2. Nov, 2017


Our front door step and a church door in Wittenburg, Germany.
Surely you must see the connection? No? Then read on gentle reader…

One 31st of October afternoon in the early 1990s.

One of our sons was then serving with the British Army in Northern Ireland during the height of the troubles, (fewer being more troubled than us!) as Christians did their best to kill and maim other Christians in the name of the God of Love.

A knock on the front door. There on the doorstep were two individuals who introduced themselves as Christians and who promised to pray for us…

I smiled grimly and informed them that I was a committed atheist. By way of explanation I added, “because it gives me so much comfort.” Sensing their lack of understanding, I elaborated… “People who think like me don’t kill those who think differently…we leave that upto you guys as you are rather good at it”. Pause, (possibly pregnant),

“You have had a lot of practise you know… once you have killed as many unbelievers as you could find, haven’t you then turned on your own ?” ( A nod to Northern Ireland), “ Don’t you know what today is?”

They didn’t, I did. It was the day 500 years ago this week in 2017 that the German monk, Martin Luther, nailed his 95 Theses (or objections) to the doctrines of the then monolithic Holy Catholic Church to the church door in Wittenburg. The Protestant Reformation was announced.

It was a match to gunpowder. Across Europe princes took sides in what became a Protestant v. Catholic struggle for economic, political, social, cultural and occasionally, even religious reasons. Not the least nation affected was my own.

Needing a divorce and money for an expensive Foreign Policy and his own capacious pockets, Henry VIII nationalised the Church in England, made himself his own pope, so got his divorce and by taking over the monasteries, their wealth to fund war on other “Christian” nations.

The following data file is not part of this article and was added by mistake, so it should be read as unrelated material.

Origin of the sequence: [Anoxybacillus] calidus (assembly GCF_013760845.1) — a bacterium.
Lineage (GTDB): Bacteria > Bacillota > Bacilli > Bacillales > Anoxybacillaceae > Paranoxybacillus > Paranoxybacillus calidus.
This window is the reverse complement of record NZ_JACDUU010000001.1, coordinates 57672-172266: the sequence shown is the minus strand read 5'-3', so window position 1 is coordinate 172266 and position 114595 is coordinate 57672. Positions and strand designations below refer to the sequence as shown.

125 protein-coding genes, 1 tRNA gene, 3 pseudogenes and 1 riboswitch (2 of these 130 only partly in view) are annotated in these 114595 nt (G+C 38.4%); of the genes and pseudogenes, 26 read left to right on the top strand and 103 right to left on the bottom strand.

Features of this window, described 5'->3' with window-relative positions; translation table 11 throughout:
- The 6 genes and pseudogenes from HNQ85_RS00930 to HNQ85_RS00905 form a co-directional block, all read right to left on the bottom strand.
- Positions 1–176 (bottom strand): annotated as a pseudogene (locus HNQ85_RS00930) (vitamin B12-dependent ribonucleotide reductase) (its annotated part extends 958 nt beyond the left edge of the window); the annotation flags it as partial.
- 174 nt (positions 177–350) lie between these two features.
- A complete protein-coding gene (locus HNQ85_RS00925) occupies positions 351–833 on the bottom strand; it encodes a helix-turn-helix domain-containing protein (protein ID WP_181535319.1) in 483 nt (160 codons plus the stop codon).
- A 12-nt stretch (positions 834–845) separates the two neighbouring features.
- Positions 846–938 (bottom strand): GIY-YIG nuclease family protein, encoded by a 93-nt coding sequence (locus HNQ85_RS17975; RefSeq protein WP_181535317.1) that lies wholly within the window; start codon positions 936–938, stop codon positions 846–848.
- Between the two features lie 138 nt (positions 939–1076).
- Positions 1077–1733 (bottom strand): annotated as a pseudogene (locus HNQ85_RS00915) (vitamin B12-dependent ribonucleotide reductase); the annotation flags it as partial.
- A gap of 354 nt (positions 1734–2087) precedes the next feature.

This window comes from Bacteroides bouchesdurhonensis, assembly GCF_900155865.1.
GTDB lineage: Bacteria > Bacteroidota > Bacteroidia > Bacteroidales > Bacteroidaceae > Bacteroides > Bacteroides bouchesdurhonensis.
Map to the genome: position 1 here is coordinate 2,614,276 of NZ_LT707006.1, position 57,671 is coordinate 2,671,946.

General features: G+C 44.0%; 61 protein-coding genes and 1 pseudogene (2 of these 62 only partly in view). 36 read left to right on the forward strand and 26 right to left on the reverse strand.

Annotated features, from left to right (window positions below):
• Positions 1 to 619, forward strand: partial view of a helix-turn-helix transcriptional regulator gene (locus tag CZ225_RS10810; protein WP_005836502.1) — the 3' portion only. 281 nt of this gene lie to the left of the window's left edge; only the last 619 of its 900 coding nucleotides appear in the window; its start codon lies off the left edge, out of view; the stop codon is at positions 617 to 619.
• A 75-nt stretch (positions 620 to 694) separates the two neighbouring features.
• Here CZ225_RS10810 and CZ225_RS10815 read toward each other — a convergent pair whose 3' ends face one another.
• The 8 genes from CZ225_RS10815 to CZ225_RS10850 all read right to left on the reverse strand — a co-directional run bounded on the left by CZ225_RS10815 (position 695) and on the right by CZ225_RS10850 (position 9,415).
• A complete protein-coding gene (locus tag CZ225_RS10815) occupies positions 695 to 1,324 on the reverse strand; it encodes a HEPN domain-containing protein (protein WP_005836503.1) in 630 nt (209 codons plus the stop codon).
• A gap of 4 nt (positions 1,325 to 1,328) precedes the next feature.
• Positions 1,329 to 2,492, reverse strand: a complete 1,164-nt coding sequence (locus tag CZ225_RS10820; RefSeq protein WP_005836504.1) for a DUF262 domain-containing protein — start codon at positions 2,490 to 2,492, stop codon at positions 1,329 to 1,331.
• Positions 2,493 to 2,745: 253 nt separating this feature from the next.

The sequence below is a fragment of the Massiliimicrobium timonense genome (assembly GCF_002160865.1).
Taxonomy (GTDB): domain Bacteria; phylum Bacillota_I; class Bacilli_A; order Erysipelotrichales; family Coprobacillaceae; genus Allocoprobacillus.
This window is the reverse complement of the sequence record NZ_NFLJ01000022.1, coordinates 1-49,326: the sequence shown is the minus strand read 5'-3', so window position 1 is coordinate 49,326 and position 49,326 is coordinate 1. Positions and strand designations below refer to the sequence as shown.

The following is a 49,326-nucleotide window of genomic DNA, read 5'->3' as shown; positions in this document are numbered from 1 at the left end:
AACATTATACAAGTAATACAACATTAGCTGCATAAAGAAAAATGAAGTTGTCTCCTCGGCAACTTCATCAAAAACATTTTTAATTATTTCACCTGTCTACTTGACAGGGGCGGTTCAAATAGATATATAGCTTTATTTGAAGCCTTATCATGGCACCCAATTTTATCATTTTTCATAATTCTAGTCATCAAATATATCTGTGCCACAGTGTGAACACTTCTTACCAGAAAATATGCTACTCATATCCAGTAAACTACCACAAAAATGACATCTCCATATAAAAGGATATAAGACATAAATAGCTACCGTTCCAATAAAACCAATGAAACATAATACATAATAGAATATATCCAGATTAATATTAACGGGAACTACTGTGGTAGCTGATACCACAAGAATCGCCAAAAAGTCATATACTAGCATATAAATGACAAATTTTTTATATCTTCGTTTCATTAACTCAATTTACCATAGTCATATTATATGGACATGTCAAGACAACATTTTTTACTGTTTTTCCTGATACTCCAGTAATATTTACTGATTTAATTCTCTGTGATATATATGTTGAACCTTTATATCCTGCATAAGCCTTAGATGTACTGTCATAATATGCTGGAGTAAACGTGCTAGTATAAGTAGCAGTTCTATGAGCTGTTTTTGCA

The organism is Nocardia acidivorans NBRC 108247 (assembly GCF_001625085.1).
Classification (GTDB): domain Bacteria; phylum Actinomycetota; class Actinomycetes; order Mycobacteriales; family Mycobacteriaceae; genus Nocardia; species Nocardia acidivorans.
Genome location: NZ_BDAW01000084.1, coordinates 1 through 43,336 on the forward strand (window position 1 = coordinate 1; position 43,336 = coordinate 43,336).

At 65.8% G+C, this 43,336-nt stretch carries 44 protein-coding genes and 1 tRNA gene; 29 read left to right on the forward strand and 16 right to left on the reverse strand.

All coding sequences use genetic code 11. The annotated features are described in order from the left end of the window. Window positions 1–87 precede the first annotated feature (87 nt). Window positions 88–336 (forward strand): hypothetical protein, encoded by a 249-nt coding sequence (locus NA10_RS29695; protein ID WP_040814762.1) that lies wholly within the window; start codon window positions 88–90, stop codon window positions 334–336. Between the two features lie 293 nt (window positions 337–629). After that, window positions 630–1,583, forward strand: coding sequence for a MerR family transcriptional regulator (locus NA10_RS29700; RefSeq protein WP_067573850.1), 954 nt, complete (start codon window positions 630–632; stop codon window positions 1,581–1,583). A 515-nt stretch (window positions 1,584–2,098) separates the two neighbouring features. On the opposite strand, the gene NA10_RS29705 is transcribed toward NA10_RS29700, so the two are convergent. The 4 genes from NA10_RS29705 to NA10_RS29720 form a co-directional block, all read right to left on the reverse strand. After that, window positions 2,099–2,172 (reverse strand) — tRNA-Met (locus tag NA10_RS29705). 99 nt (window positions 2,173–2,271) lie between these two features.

He also released a tsunami of religious intolerance and hatred that survives until the present day. Hence our son’s then presence in the firing line between Catholic and Protestant communities in Ulster and a serious colour problem in Scotland…not black and white but blue and green-The blue of Protestant Glasgow Rangers and the green of Glasgow Celtic soccer clubs.

Meanwhile, back in the 16th century, Christians really got the bit between their teeth, showing a hatred easily understood today, post-Brexit.
“They, (name your own) are perceivably different from us and a minority so let us blame them for all our misfortunes.” So it was that Brother Luther and Mr. Tudor began a fine tradition of burning and torture for the sin of heresy that is continued metaphorically today by the “Dandy and Beano” school of popular journalism favoured by our Red Top newspapers, (the concept of loyalty and dissent not necessarily being different, wilfully ignored).

Things came to a head, here in England on the fifth of November 1605 with the discovery of the Gunpowder Plot. Naturally, the French could not let us English take all the glory for such ethic cleansing.
On the eve of St. Bartholemew’s Day. 23-24 August 1572, God-fearing Catholics massacred God-fearing Protestants on the streets of Paris. This dilution of personal responsibility spread to other parts of France and resulted in a modern estimate of between 10 and 70,000 being left for dead.

And the Germans? There are always the bloody Germans- hosts to The Thirty Years War (1618-1648) where it is estimated that as many as 12 million people died partly due to military action but mainly due to hunger and disease.

Religious intolerance, however, had taken a really firm root in England from 1600 onwards…a major cause of the Civil wars 1640-1658 and the horrific treatment of the native Catholic Irish; the deposition of James the Second in 1688, (the Coup d’etat otherwise known as the “Glorious Revolution”) and the Jacobite Risings in 18th century Scotland.

Any Protestant fears of running out of victims, hoever, were proved to be groundless…there were the immigrant Irish and of course the Jews arriving from eastern Europe. And since then? There have been West Indians, Asians, Black Africans- many disturbingly Protestant but never mind, they are comfortingly black so ripe for singling out as being different. Then of course there are the Muslims…suitably of colour, worshipping a different religion altogether, wearing funny clothing, living in apparently closed communities and we all know about them, don’t we?

So in drawing a line of development from 1517 to my own front door, am I suggesting that my country is institutionally prejudiced?

YES. (But like so many others)

Am I saying that all prejudice is one way?



Just two quotations, the first from the late Terry Pratchett…

“Evil, real evil, begins when people treat other people as things”…

…and the second attributed to the late Oliver Cromwell during the English Civil War…

“So many claim to have God on their side, he must sometimes wonder who is on his!”